CIOs and IT leaders must learn to pivot in order to survive

Joel Dobbs.GIFGuest post by Joel H. Dobbs
 
Joel H. Dobbs is the CEO and President of The Compass Talent Management Group LLC (CTMG), a consulting firm that assists organizations with the identification and development of key talent and with designing organizational strategies and structures to maximize their ability to compete in the business worlds of today and tomorrow. He is also an executive coach and serves as Executive in Residence at the University of Alabama at Birmingham School of Business.  Joel is also a popular and frequent contributor to the Executive CIO Forum where a version of this article was first published.
 
“IT in 2015 will bear little resemblance to its current state. Many activities will devolve to business units, be consolidated with other central functions such as HR and finance, or be externally sourced. Fewer than 25% of employees currently within IT will remain in that unit as the function is unbundled.” --Shvetank Shah and Matthew Charlet, Corporate Executive Board, Wall Street Journal, June 20, 2012
 
Recently I wrote about the future of the CIO role in a post entitled What leading CIOs think tomorrow’s CIOs will look like where I speculated that the CIO role will bifurcate into two paths.  On one path the role grows and matures into what is essentially a divisional president role with P&L responsibilities and a span of control that includes more than just IT.  The other path is a regression to the “data processing manager” role of the 1970s where operations and basic infrastructure constitute the totality of the role and the position reports further down in the organization.
 
Two articles in the Wall Street Journal recently suggest that these trends are coming at an ever-increasing pace.
 
4 career paths for the CIO
 The first article, quoted above, appeared in the June 20 on-line edition.  Written by the IT practice leader and a research assistant from the Corporate Executive Board, a firm that provides best practices research and advisory services to businesses, basically expands on my predictions by suggesting that many CIOs will assume broader responsibilities for a variety of corporate services as the actual IT department itself shrinks. Thus, as consumerization, cloud computing and the general trend towards self-service IT matures, this evolution will “weed out” the less successful among the CIO ranks with only those with strong business and leadership skills surviving.  Many CIOs will be replaced by executives who have “come of age” running lines of business other than IT.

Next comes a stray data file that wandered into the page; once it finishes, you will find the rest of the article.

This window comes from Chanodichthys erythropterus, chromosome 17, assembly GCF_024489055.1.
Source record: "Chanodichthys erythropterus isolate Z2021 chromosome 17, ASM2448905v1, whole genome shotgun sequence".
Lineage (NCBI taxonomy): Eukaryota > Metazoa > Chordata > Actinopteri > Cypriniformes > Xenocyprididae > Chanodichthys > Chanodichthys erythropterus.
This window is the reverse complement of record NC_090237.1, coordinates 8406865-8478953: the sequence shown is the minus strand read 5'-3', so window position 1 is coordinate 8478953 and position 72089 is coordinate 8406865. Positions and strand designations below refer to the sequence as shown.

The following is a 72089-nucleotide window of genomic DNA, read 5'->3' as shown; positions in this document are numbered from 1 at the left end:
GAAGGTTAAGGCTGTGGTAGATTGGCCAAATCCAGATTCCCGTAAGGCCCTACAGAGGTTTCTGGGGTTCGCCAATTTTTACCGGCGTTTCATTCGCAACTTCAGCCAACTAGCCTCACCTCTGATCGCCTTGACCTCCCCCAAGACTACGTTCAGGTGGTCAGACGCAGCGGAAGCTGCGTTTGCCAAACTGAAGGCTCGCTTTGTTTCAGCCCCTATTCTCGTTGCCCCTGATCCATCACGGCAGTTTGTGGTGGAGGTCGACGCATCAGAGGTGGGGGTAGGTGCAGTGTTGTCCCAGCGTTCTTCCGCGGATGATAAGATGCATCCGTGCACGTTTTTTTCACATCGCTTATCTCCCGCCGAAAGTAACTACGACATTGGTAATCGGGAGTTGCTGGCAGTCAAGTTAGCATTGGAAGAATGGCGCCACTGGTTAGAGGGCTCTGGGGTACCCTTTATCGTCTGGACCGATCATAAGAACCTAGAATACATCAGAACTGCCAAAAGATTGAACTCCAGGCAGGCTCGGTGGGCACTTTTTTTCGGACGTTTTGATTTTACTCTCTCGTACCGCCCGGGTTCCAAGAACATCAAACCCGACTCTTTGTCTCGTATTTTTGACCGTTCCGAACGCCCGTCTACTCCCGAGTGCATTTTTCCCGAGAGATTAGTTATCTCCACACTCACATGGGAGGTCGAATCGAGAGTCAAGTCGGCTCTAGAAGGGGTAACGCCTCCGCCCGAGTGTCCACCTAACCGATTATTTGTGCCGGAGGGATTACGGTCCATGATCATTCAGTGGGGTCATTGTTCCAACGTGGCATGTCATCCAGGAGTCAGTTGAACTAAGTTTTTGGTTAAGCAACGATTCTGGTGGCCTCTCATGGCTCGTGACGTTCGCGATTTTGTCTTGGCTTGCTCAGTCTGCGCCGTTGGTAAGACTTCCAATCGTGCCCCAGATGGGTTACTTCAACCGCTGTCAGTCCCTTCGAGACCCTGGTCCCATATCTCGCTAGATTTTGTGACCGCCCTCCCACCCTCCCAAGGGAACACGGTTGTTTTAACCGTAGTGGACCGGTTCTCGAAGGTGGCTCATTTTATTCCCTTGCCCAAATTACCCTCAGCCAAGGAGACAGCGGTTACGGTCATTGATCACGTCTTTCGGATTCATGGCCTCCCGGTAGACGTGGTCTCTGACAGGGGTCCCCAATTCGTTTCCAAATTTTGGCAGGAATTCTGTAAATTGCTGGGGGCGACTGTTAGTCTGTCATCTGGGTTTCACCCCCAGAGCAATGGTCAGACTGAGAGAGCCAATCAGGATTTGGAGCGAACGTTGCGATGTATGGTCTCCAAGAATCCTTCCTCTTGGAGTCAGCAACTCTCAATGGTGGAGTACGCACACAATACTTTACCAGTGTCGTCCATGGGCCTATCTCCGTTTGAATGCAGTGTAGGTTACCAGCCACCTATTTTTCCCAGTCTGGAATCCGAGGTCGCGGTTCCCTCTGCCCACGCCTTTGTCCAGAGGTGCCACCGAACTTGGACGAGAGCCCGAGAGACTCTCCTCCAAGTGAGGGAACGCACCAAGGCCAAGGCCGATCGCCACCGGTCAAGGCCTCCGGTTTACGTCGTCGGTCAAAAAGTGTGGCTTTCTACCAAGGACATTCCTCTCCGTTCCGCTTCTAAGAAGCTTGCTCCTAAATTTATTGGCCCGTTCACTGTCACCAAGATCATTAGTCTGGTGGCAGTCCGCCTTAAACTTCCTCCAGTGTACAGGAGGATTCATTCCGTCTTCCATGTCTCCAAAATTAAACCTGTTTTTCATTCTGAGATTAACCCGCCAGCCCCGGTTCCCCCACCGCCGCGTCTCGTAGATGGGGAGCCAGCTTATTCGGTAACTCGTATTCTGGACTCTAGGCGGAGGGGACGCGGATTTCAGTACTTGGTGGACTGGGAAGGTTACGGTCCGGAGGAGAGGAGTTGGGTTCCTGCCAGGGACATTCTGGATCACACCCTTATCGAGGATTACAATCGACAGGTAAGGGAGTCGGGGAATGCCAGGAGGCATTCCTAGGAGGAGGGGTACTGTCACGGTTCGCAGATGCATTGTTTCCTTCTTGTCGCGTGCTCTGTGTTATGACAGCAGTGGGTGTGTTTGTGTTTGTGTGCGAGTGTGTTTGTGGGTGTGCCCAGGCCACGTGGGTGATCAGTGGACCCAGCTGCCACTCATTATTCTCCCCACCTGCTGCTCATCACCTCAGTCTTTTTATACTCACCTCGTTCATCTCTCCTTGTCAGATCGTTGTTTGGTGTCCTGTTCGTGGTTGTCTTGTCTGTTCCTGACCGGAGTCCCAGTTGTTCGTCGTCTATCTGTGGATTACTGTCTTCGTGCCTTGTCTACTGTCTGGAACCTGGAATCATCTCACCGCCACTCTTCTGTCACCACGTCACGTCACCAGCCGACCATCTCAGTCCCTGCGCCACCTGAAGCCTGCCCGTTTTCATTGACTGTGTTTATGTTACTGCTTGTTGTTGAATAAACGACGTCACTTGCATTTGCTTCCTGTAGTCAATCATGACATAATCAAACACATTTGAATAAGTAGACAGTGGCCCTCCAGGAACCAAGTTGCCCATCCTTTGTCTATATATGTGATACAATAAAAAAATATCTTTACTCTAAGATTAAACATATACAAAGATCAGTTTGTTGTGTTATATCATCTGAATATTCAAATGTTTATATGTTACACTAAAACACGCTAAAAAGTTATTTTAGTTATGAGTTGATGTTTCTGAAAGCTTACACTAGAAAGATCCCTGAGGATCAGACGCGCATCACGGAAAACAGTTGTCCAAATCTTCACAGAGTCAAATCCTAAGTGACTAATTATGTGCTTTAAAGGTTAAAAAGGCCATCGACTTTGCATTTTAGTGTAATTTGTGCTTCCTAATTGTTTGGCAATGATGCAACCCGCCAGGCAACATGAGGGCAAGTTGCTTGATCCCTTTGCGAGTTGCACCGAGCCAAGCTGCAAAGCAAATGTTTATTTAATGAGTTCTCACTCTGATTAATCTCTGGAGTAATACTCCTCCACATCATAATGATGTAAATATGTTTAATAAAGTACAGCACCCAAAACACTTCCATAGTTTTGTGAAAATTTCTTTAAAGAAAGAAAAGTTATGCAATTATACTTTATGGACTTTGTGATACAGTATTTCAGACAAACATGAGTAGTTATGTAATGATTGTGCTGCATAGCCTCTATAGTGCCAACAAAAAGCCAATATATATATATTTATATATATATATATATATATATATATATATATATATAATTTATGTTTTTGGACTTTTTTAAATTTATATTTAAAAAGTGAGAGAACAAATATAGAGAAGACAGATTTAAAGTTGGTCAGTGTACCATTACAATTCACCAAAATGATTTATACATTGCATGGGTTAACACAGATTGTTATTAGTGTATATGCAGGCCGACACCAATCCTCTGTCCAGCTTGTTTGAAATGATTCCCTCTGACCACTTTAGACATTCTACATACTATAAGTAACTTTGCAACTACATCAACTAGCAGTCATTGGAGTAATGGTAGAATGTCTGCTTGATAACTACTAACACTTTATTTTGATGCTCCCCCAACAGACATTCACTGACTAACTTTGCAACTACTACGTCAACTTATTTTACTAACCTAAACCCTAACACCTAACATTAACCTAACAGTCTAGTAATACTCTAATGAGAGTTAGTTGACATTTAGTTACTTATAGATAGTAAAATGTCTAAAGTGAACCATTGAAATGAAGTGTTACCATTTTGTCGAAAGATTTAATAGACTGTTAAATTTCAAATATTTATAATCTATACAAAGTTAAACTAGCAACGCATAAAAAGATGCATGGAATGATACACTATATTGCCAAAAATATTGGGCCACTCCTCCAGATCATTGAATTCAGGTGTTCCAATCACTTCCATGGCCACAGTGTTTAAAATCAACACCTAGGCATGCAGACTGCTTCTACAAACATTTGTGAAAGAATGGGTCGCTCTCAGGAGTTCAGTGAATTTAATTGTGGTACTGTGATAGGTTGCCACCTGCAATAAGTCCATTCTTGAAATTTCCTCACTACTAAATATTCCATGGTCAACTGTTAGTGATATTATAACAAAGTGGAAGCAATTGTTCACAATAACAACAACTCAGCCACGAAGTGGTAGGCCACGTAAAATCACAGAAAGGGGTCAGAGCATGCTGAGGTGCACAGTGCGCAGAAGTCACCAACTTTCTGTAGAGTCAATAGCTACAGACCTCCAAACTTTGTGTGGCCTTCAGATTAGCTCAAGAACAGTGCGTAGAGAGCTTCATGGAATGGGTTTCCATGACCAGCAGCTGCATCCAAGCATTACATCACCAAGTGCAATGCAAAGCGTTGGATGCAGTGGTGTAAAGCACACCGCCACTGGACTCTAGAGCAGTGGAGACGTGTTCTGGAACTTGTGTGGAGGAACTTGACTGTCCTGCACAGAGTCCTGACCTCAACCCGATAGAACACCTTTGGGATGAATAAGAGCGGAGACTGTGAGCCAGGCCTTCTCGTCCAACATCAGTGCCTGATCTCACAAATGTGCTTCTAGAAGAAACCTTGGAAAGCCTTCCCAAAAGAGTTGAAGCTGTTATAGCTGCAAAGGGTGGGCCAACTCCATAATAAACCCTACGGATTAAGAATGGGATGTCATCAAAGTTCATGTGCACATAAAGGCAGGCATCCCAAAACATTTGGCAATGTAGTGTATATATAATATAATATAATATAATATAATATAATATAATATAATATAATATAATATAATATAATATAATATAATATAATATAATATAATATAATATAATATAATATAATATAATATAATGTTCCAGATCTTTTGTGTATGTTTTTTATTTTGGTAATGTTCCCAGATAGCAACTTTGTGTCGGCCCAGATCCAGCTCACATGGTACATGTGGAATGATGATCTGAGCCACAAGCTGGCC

Shah and Charlet suggest that there are at least four potential career paths for evolving CIOs.  “By 2015, the CIO role could shrink to managing technology procurement and integration. However, there are also opportunities to transition to a leadership role in a business unit, migrate to a senior role at an external vendor or outsourcer, or evolve within the corporation to become head of a multi-functional business services organization,” they write.
 
This last option is where the author focus most of their attention and one that may provide the most opportunity. They believe that today’s “CIO toolkit”--which includes a cross-organizational view of business processes, service management experience, staff leadership expertise and sourcing management skills-- position CIOs well for this opportunity.  I certainly agree.
 
Don’t fight decentralization of IT
 The second article, by Arthur Langer of Columbia University, suggests that rather than fight the decentralization of many IT functions into the business units, CIOs should embrace this change and take the lead in decentralizing their organizations.  As he points out, “Management without control results in something we call leadership! You won’t disenfranchise IT. Rather, you’ll strengthen the importance of technology—and how important you are as a business leader.”
 
Knowing when to pivot
In my work with startup companies I teach a technique known as The Lean Startup.  One of the key components to running a lean startup is knowing when to pivot.  A lean startup pivot is a structured course correction designed to test a new fundamental hypothesis about the product, strategy, and engine of growth. For an entrepreneur knowing when to pivot and when to persevere can be a life-or-death decision for their company.  For CIOs, deciding to pivot or not to pivot could be a life-or-death decision for your career. Do you stay the course and risk professional extinction, or do you pivot, embrace the evolution of IT as a business discipline and lead rather than fight? 
 
Pivots require courage.  They also require you to look at the facts as they really are, not as you would like for them to be.
 
Max de Pree, former CEO of Herman Miller and author of several books on leadership, wrote, “The first responsibility of a leader is to define reality.”  The reality is that the discipline of IT is rapidly changing and becoming more of a democracy and less of a dictatorship.  CIOs who are dictators will be overthrown.  Max also wrote, “We cannot become what we need by remaining what we are.” Now may be a good time to do a reality check.  Is a pivot in your future?
 
 
Other guest posts by Joel Dobbs:
 

Labels: CIO
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